Above: Portrait Mode photo shot on the iPhone 13 Pro with the 3x camera.


Above: A portrait photo from the Canon EOS-R and 35mm f/1.8 lens to give an example from a dedicated mirrorless camera.

Portrait Mode on the 13 Pro defaults to the new 3x camera, which is surprisingly tight. Without fail, I’ve had to back up a few steps when jumping into 3x Portrait Mode on the 13 Pro. But where before Portrait Mode photos were effectively the same photo as a regular photo but with some artificial background blur, Portrait Mode on the iPhone 13 Pro brings on an entirely new point of view.

And a flattering field of view at that. The new 3x telephoto focal length inches closer to that extra-flattering 85mm full-frame focal length and provides great angles and compression for Portrait Mode shots.

I’m also finding more usable Portrait Mode shots, period. As in, I have more Portrait Mode keepers than ever before. I’m not sure if this is because of improved software, a third camera, or the onboard LiDAR sensor (or a combination of all three).

But my antsy girls seem to be captured and sharp more often than not in Portrait Mode. And odd blurring around their heads is less and less an issue it seems.

I now have probably a 50% to 75% hit rate on Portrait Mode photos with the iPhone 13 Pro. The 12 mini was maybe 10% to 25% hit rate.

Cinematic Mode

I mentioned at the top that I’m no videographer. I’m not a videographer. Believe me.

The iPhone 13 Pro touts a buffet of new video features for any aspiring filmmaker. Macro videos provide yet another brand new perspective for videographers to capture. ProRes will raise neck hairs in those who know the power of a ProRes file. And all the hardware improvements resulting in sharper and more detailed photography is here for videographers as well.

The only feature I can speak about is Cinematic Mode. This is the only video feature I’ve tried. It’s the only video feature I truly care about.

Cinematic Mode has rocked my world. I need to gush about it for a bit.

There’s a theoretical date in the future where all these home videos will be compiled and shown off to wedding guests or some other life moments. They’ll start with occasional 4K videos shot in a hospital room of my girls crying their first cries (and dad basically sobbing in the corner). They’ll transition to longer scenes where dad tried to be artistic when capturing them riding their bikes. And likely, they’ll transition to some far-off futuristic video feature where their teenage sob stories are captured in 8K.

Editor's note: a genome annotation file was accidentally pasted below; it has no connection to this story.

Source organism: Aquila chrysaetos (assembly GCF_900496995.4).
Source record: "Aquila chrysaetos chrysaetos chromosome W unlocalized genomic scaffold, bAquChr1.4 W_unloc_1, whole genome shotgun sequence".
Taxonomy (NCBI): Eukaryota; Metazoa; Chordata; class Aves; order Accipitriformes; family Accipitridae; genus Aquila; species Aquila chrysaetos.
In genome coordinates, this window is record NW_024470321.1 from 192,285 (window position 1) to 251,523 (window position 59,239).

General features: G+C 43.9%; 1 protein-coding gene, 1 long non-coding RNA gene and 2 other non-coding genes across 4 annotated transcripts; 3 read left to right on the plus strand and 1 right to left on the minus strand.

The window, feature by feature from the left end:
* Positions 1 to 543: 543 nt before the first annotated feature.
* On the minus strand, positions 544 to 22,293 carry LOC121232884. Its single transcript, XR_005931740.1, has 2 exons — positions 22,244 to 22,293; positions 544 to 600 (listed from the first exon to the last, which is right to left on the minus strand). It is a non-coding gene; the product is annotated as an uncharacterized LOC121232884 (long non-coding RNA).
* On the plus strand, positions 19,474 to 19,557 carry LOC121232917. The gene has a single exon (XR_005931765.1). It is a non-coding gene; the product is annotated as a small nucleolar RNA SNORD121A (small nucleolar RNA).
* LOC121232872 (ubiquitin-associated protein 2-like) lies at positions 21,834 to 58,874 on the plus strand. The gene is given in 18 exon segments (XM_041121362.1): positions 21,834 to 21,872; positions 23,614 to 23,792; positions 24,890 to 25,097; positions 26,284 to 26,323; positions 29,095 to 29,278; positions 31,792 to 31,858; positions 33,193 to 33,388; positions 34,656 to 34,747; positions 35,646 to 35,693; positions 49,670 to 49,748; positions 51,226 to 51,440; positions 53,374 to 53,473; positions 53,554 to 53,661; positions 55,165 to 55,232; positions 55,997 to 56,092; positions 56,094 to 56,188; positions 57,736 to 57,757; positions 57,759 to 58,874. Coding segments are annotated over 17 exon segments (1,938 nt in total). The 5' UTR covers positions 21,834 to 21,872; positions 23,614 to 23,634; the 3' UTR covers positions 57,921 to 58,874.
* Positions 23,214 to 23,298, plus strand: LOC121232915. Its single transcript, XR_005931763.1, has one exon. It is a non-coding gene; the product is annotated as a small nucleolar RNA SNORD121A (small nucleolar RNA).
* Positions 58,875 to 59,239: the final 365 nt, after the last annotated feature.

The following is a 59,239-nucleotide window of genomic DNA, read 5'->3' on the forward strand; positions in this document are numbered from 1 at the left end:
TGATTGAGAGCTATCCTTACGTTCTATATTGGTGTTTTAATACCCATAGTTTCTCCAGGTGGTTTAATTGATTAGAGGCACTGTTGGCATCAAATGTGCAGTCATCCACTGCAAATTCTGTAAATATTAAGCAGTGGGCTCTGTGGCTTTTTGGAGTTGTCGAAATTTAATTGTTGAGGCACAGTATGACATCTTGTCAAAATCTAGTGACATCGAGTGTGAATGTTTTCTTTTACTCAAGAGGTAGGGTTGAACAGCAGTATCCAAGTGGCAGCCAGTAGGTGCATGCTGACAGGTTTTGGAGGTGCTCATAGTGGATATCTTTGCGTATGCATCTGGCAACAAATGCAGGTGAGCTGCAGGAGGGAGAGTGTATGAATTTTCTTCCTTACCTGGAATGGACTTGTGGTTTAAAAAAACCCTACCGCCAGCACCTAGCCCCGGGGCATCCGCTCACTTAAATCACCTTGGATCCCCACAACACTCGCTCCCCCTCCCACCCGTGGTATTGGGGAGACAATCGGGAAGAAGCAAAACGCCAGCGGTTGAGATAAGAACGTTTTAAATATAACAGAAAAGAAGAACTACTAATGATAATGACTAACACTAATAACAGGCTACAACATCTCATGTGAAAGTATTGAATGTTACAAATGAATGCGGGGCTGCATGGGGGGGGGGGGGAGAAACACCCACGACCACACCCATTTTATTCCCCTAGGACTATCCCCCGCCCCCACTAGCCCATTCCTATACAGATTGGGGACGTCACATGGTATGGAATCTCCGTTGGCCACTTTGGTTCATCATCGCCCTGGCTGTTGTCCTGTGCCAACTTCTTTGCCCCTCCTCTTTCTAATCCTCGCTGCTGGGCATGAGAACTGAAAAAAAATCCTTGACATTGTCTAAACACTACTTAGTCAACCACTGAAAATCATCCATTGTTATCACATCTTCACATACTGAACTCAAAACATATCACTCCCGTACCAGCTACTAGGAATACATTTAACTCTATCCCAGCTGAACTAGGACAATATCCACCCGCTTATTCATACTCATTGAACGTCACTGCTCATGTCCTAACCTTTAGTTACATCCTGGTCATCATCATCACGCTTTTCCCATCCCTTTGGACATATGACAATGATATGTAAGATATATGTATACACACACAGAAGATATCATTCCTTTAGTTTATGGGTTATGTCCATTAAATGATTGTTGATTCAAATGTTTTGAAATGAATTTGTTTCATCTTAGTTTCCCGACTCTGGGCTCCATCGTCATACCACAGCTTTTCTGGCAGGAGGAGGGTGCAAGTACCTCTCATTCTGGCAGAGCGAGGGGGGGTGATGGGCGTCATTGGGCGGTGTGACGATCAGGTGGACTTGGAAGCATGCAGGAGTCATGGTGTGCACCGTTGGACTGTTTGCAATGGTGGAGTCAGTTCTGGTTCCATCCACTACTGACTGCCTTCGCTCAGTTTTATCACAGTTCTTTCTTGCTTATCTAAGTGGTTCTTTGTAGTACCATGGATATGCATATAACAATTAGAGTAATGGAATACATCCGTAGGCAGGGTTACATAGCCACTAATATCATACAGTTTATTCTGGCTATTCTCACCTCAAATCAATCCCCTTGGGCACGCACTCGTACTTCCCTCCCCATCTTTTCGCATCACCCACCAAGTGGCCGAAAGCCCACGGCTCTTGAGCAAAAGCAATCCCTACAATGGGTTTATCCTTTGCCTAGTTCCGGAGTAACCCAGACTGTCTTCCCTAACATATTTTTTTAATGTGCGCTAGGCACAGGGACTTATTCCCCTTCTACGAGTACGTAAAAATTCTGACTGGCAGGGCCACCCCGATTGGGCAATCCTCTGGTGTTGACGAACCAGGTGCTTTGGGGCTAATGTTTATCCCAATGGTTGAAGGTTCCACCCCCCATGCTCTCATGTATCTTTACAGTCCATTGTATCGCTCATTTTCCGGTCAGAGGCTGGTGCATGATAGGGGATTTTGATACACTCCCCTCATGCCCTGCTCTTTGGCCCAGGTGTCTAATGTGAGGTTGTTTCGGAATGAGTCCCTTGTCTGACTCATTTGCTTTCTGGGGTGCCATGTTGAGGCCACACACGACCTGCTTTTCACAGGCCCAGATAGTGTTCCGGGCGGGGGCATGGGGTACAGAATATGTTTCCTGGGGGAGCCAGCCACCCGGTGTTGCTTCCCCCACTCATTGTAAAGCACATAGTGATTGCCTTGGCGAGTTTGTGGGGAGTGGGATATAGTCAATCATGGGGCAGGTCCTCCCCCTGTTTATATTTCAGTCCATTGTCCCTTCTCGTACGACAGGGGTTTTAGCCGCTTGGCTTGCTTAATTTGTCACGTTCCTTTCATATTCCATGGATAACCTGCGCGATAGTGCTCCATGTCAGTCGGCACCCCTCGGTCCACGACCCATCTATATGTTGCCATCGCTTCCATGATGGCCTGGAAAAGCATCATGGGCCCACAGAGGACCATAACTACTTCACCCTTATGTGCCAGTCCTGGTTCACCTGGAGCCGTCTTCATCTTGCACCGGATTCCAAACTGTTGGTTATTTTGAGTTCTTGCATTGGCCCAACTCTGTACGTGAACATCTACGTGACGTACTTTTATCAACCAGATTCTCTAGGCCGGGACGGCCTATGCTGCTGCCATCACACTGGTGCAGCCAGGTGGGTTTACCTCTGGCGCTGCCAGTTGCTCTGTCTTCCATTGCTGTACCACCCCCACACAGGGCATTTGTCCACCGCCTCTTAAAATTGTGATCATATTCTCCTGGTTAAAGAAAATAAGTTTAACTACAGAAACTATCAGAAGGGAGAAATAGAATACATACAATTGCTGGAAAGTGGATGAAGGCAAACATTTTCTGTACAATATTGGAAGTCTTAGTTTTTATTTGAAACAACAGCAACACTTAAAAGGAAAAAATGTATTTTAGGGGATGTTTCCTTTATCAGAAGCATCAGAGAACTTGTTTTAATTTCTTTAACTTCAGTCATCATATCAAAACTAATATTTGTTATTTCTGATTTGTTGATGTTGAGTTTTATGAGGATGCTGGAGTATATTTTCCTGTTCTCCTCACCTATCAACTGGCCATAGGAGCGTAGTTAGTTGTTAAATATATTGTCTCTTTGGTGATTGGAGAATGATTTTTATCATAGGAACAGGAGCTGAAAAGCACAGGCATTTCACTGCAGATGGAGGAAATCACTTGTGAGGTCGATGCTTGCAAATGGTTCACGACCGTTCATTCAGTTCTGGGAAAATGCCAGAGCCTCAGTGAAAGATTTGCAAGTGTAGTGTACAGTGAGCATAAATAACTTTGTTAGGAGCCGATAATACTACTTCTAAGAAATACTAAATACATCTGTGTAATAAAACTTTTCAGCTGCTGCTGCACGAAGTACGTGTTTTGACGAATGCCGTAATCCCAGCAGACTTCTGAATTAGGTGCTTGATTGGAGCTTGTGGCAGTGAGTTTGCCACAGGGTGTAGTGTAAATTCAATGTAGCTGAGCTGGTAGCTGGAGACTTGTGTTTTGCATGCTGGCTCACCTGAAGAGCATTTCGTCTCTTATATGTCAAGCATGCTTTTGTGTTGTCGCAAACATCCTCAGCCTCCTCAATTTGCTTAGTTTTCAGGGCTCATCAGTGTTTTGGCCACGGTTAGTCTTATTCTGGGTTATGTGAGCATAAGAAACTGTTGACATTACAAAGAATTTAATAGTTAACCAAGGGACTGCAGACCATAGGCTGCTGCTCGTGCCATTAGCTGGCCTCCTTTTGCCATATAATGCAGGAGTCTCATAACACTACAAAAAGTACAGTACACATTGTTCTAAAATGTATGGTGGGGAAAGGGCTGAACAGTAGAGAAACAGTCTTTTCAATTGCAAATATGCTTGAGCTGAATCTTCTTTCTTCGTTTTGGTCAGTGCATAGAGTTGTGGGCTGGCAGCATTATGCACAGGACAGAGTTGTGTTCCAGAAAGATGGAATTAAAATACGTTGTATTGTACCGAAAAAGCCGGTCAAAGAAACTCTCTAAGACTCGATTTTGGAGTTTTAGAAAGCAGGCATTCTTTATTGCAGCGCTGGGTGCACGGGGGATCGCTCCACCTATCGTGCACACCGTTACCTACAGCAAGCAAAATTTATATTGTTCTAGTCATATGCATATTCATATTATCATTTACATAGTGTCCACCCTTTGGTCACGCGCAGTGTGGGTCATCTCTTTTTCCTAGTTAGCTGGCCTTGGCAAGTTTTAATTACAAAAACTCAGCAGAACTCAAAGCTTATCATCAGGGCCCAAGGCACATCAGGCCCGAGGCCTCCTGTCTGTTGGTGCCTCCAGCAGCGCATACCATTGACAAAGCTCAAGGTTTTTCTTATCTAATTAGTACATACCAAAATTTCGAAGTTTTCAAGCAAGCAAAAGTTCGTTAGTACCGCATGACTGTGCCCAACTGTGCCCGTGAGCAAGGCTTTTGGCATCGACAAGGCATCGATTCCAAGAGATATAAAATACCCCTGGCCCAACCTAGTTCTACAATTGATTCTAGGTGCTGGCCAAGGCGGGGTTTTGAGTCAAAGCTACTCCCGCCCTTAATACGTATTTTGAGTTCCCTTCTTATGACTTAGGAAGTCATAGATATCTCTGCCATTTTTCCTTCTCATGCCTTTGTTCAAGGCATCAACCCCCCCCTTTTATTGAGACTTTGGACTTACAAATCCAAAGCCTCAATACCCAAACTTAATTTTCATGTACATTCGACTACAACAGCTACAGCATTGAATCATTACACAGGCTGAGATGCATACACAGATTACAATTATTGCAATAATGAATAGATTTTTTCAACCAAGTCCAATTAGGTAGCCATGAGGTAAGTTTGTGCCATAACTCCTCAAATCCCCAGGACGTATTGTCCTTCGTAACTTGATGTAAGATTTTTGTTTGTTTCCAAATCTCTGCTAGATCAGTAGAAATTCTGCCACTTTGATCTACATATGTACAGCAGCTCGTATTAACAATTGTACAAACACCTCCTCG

Somewhere in the middle though, there will be a noticeable change in the video quality. There’ll be wide depth of field videos with noticeable camera shake. Then suddenly, there’ll be shallow depth of field videos that appear to be captured with a brand new camera.

Those videos will be shot on the iPhone 13 Pro in Cinematic Mode.

Cinematic Mode has upped my home video quality enormously. Even if blurring is artificial, the ability to tap on the screen and bring focus to a specific part of the video is amazing. Take a video of blowing out candles on a birthday cake. The iPhone 13 Pro can capture the little one blowing out the candles and, with nothing but a tap, focus can be changed to mom or dad behind the little one shedding a small tear. Or, you could quickly pan to the younger sibling, who is simply clamouring for the show to get on the road so they can have a piece of cake.

Cinematic Mode videos are truly amazing. They may not be perfect, but they bring a new layer of perspective I didn’t know my home videos were missing.

I wish I could make Cinematic Mode videos the default video mode when you hold down the shutter button.

Wrap Up

In preparing for this piece, I went back and re-read some of my reviews of prior iPhone camera systems. Naturally, every piece is “This is the best iPhone camera yet!” or “The iPhone is putting pressure on my dedicated camera!” This was true then, and it’s most certainly true now.

But it’s the sum of the parts that make the iPhone 13 Pro camera seem different, more impactful. It’s the four cameras in one (remember, macro!). It’s the ability to capture antsy kiddos in almost no light at all. It’s the ability to edit those photos with more control than ever in Lightroom. It’s a video camera that instantly takes dad from home video wannabe to filmmaker.

And it’s all that, but in one device. A device that can carry a charge through a busy day without breaking a sweat.

In many photography circles I’ve been a part of, there’s this inspiration to have a big, mostly cumbersome, but high quality camera system for shooting photo albums and for shooting photos professionally. Alongside that inspiration is the need for a simple camera you can take with you everywhere. It doesn’t produce the exact same photographic quality, but you have it with you! Always. This camera ensures you never miss a shot.

I think I’ve lost that inspiration entirely now. The iPhone 13 Pro has supplanted any need for one of these take-everywhere cameras. Shoot, edit, and share, all day, quickly, and without compromising quality?

The iPhone 13 Pro is a seriously good camera. With the benefit of having a phone built in.